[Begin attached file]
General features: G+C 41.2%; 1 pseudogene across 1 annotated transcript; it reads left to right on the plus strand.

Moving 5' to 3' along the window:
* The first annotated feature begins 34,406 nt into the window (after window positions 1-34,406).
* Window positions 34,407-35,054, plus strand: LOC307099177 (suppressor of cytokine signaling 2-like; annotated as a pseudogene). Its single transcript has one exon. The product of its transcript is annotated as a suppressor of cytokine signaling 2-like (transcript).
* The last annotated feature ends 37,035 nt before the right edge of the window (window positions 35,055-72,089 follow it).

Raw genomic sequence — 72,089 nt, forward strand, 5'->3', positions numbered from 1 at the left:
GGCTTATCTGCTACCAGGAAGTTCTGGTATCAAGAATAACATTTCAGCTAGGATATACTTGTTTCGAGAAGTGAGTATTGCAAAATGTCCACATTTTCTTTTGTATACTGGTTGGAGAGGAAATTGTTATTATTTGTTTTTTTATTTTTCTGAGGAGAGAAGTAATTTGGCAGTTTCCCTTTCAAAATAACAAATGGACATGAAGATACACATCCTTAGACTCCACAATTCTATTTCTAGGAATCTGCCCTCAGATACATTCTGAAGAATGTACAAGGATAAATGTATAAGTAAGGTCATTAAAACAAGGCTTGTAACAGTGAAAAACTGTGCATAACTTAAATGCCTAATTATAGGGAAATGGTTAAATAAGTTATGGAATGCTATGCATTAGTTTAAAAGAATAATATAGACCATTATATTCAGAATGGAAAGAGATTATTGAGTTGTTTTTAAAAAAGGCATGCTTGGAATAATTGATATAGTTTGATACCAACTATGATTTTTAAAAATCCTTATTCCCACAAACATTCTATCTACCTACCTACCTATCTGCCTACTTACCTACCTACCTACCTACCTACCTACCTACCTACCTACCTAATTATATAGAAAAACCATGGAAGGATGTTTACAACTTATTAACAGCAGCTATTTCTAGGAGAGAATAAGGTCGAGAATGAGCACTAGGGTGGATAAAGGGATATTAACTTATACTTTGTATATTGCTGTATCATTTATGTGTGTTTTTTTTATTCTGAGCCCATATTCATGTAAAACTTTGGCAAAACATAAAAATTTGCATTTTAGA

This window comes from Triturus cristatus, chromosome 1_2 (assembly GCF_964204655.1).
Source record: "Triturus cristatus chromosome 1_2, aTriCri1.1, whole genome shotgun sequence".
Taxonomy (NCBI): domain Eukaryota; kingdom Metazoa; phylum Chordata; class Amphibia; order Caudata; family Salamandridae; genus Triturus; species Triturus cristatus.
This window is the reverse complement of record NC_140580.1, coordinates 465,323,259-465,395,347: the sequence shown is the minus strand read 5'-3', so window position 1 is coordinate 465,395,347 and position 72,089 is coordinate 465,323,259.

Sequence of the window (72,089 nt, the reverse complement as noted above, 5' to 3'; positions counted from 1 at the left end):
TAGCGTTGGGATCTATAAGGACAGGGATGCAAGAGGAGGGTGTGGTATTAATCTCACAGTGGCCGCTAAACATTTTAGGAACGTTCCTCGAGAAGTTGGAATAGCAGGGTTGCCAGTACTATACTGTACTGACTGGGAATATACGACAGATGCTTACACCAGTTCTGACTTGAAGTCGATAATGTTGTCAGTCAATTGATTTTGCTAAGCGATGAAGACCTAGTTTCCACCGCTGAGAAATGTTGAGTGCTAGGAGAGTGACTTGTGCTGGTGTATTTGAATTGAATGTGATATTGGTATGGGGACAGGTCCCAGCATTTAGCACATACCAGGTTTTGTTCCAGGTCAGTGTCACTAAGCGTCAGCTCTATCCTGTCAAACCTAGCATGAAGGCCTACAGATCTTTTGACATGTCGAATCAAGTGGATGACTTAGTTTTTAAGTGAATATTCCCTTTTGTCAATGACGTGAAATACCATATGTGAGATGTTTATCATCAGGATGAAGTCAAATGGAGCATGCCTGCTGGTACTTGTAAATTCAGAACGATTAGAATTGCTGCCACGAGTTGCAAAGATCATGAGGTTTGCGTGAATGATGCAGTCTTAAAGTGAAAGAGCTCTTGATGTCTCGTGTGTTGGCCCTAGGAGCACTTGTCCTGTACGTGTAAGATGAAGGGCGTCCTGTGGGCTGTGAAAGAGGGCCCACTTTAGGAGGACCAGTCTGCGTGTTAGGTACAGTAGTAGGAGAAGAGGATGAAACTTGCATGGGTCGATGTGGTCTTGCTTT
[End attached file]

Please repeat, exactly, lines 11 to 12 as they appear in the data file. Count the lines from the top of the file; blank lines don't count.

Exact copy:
This window is the reverse complement of record NC_140580.1, coordinates 465,323,259-465,395,347: the sequence shown is the minus strand read 5'-3', so window position 1 is coordinate 465,395,347 and position 72,089 is coordinate 465,323,259.

Sequence of the window (72,089 nt, the reverse complement as noted above, 5' to 3'; positions counted from 1 at the left end):